Ontario has unveiled what the first stage of the province's recovery phase will look like when a large number of businesses can reopen on May 19.
The government laid out the plan in their "Framework for Reopening our Province" on Thursday.
"Today’s news is good news," Premier Doug Ford said at Queen's Park today. "Our efforts are paying off. If we follow the medical advice, if we take our time and get it right we'll be able to open more businesses and get more people back to work."
"As we get more and more people back to work, the risk of flare-ups is real so we need to be vigilant."
Full list of businesses that can reopen in Ontario
"We have a long way to go, we have a long road to recovery but let's take some time today and be grateful for how far we all have come."
Ahead of the official start of stage one, on May 16, golf courses can reopen, with clubhouses open only for washrooms and restaurants open only for take-out.
In addition, marinas, boat clubs and public boat launches are allowed to reopen for recreational use. Private parks and campgrounds may open to enable preparation for the season and to allow access for trailers and recreational vehicles whose owners have a full season contract.
Businesses that board animals, such as stables, may allow boarders to visit, care for or ride their animal.
What stage one means for Ontario
The government said the first stage of their reopening plan will focus on workplaces that are well-positioned to follow public health advice and maintain physical distancing.
Ford said he wanted to "make it clear" that businesses should only reopen if they are ready.
"We need to stay vigilant; we can't take our progress for granted. We can't ignore the health advice, we need to be ready to responds and we will be ready," Ford said.
Industry Services and Retail
Lifting essential workplace limits on construction and resuming all construction projects
Opening retail stores that have a separate street-front entrance, located outside of shopping malls, with restrictions to enable physical distancing
Open motor vehicle dealerships, including new and used cars and trucks, as well as motorcycle, boats and other motor and recreational vehicles, such as ATVs
Allowing media operations to resume like music recordings, including production, distribution, publishing and studios, interactive digital media, film and television post-production. It also includes animation studios and publishing, including newspapers, video games and books
Opening non-essential professional services related to conducting research and experimental development in physical, engineering and life sciences, such as biotechnology, agriculture and industrial research and development labs
Allowing emissions inspection facilities to conduct heavy vehicle emissions testing
Outdoor, reactional and seasonal activities
Seasonal businesses such as golf driving ranges, recreational services at marinas, rod and gun clubs and cycling tracks
Allowing sport activity for individual/single competitors, including training and competitions conducted by a recognized Provincial Sport Organization, National Sport Organization, or recognized national provincial training centres. This includes indoor and outdoor non-team sport competitions that can be played while maintaining physical distancing and without spectators
Care, community and household services
Gradually restarting health-care services, including hospitals, independent health facilities, clinics and private practices providing scheduled surgeries and procedures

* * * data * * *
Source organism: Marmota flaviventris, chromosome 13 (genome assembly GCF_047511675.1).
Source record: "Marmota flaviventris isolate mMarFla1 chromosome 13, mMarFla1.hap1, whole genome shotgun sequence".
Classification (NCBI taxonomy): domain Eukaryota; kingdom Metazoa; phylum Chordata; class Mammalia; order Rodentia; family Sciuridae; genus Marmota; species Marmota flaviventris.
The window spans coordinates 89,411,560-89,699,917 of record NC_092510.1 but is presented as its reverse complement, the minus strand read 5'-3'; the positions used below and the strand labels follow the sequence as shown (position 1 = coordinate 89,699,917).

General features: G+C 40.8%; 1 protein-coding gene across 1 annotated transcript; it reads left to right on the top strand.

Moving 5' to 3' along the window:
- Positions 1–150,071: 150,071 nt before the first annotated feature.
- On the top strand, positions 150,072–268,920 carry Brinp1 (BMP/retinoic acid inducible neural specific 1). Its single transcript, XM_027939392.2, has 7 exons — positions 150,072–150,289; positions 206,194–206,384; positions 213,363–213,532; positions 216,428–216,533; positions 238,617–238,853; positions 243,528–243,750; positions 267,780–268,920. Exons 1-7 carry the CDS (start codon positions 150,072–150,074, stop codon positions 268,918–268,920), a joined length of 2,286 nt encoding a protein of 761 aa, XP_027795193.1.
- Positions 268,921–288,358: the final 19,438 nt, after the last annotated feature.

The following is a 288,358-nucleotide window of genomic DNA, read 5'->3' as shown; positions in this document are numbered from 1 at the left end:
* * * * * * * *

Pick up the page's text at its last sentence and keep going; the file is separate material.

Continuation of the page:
Supporting services for surgeries and procedures
In-person counselling, including psychology and addiction counselling
Resuming in-person services, in addition to viritual services, delivered by health professionals such as Children's Treatment Centres
Allowing services for animals and pets to resume, including pet care like grooming, pet sitting, pet training and regular veterinary appointments
Opening libraries for pickup or deliveries
Allowing indoor and outdoor household services that can follow public health guidelines to resume, including: domestic services, such as housekeepers and cooks
Lifting essential workplace limits on maintenance, repair and property management services, such as cleaning, painting, and pool maintenance
The next steps
In late April, the provincial government unveiled a three-step plan to gradually reopen the economy. The framework included three phases: protect and support, restart and recover. Ontario has been under phase one of the plan since April, which included focusing on protecting the health and well-being of individuals and families, as well as supporting frontline health-care workers.
The recovery phase of the governments framework, which Ontario is about to enter, includes three stages. Each stage allows the gradual relaxation of existing closures and restrictions across the province.
In stage two, Ontario would open even more workplaces and outdoor spaces and allow larger gatherings. When the province reaches stage three, the government will relax restrictions further on public gatherings and open all workplaces.
Large public gatherings, such as concerts and sporting events will continue to be restricted for "the foreseeable future."
Each of the three stages will be monitored by health officials for two to four weeks.
Under the current emergency order, gatherings of more than five people, not from the same household, are illegal. Ford said on Thursday that Ontario is not ready to expand the number of people who can gather.
Ontario recorded the lowest number of new COVID-19 cases in the province in more than six weeks on Thursday.
Health officials reported 258 new cases of the disease, bringing the total to 21,494.
This is the lowest number of new cases in a single-day since March 29, when 211 new cases were reported.